“The war in Ukraine has rendered all election programs totally obsolete.”
That’s the warning issued last Friday (March 18) by France’s former president François Hollande to put a new perspective on the country’s next month general elections.
Most probably, China’s economic strategists would not disagree with that radical view when they take another look at policy guidelines adopted during the recent session of the National People’s Congress.
The reason for the French alarm is simple enough. In a rage to punish Russia for its “special military operation” in Ukraine -- and ignoring its own vital economic interests -- the European Union (EU) has introduced open ended and wide ranging economic and financial sanctions to “destroy the Russian economy.”
That knife, however, cuts both ways. Since Russia provides nearly half of EU’s oil and gas supplies, the region’s already accelerating inflation is now fired up by exploding energy costs. The European Central Bank (ECB) will have to respond with rising interest rates, which will lead to economic recession, higher unemployment and increasing poverty.
All that, of course, is blowing up to pieces election year promises by candidates competing to lead France during the next five years.
Diversify trade and investment flows
China must take note. With an economy whose external sector (exports plus imports) accounts for one-third of its demand and output, Beijing is staring at huge income losses in EU markets that take half-a-trillion dollar of Chinese exports.
Indeed, China edged out the U.S. last year to become the EU’s largest trade partner.
Another important change in the EU-China trade also seemed likely this year -- before the unfortunate events in Central Europe began to unfold. Based on bilateral trade transactions in January and February, the EU took a top spot in China’s foreign trade.
The future of all that business is now very much in doubt as the EU continues to struggle with accelerating inflation, an impending economic downturn and a prospect of its radically changing security architecture.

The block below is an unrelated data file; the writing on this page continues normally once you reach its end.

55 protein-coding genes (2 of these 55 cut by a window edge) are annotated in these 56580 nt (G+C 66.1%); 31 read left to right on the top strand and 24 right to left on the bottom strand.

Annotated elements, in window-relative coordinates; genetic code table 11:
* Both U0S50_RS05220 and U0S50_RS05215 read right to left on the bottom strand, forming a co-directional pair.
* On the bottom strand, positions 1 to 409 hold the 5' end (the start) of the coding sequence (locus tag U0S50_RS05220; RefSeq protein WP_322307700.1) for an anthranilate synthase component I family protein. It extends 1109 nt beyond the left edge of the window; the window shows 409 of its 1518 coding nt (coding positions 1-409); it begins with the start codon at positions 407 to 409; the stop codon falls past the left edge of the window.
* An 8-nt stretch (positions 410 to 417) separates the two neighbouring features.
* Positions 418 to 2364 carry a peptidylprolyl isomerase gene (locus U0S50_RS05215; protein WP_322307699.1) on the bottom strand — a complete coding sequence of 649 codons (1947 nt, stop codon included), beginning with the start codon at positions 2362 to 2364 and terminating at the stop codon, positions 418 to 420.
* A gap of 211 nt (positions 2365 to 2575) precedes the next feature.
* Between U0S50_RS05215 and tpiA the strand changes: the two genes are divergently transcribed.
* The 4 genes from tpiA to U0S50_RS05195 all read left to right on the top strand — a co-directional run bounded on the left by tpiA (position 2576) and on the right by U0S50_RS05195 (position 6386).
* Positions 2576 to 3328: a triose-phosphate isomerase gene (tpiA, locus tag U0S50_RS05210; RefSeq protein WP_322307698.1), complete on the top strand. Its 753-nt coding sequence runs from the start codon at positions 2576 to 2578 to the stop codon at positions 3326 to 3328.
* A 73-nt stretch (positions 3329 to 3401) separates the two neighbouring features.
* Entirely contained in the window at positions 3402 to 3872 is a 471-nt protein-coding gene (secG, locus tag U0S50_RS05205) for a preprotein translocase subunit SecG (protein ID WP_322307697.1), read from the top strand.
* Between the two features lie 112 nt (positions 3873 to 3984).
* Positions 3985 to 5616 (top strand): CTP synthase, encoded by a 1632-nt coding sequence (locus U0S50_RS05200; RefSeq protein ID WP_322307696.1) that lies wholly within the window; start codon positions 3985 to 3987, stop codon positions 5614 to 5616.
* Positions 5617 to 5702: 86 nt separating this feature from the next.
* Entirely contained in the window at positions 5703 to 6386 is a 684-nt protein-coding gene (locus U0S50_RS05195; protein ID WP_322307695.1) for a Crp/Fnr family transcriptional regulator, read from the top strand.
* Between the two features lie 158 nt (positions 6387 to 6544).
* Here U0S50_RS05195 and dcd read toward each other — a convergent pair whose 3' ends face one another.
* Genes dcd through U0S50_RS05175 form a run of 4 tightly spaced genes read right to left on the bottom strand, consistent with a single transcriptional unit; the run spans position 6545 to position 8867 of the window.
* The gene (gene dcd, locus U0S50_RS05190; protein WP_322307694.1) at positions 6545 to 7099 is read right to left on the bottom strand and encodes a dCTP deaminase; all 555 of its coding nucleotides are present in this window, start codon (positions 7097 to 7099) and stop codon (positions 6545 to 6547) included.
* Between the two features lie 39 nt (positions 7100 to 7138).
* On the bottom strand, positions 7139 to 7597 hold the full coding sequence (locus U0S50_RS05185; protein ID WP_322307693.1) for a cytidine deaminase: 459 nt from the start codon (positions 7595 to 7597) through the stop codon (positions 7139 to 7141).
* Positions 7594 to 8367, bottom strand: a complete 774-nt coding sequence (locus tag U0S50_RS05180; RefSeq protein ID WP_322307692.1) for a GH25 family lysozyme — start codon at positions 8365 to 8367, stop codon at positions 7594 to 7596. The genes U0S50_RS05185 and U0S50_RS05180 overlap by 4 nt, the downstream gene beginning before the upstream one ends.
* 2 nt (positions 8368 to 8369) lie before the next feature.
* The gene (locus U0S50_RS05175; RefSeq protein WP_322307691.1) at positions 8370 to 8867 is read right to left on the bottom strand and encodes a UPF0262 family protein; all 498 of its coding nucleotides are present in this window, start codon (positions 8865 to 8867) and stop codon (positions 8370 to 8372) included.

China’s trade problems with the U.S. are equally worrying. In spite of the U.S. economy’s sustained forward momentum, trade with China has considerably slowed down in the first two months of this year. That is setting the stage for growing trade and political frictions, because China’s declining purchases of American goods will widen the U.S. trade deficit.
Can Asia offer a way out of China’s looming trade difficulties in U.S. and EU markets?
The answer is no. Based on last year’s numbers, the EU and the U.S. account for 30% of China’s foreign trade business – and they provide 90% of China’s net trade income.
Beijing has two options to protect its economy from the current trade headwinds: (a) generate more growth from its vast domestic markets and (b) diversify destinations for its foreign trade and investment flows.
Keep a strong and open economy
China has plenty of resources to finance the modernization of its economy, and to build its “moderately prosperous society” by widening and upgrading its infrastructure and urbanization, improving its system of social welfare and stepping up its public spending on science and education.
With the core consumer price inflation of 1.1% last month, China’s economic activity can also be supported through a broadly accommodative monetary stance, while the fiscal policy continues its consolidation drive.
The Belt & Road should remain the main vehicle for trade and investment diversification. The Hunan Province offers an example of that with a soaring trade business with ASEAN, India and Russia during the first two months of this year.
China must keep in mind that trade with the U.S. and the EU is taking place in a fiercely adversarial context of “strategic and systemic competition.” That’s an uncompromising contest for a new world order where economic warfare takes center stage. So far, China has been able to trade effectively through that geopolitical minefield, but Beijing would do well to realize that its “win-win cooperation” is not finding any takers within the U.S. leadership of the Western community.
Apart from that, Russia’s “special military operation” in Ukraine is an acceleration of history that finds China with a number of vitally important and pending strategic issues.
Chief among them are: (a) China’s internationally unrecognized “nine-dash” maritime borders, (b) “whatever it takes” opposition by the U.S., EU and Japan to unilateral changes of Taiwan’s status quo and (c) a 70-year-old armistice on the Korean Peninsula packed with nuclear-armed ballistic missiles.
China’s appeals for dialogue, consultations, mutual respect and peaceful coexistence all sound as reasonable ways of dealing with world affairs, but their constant invocations by Beijing is just kicking the can down the road – because none of that has been able to narrow widely diverging national interests of countries that are parties to those issues.
There, however, is one thing that China can do: It can protect its growth by strengthening domestic demand and diversifying foreign trade and investments. That would be an outstanding service to the world economy, and it would also show how Beijing’s pledge of a “win-win cooperation” could be an instrument of peace and prosperity.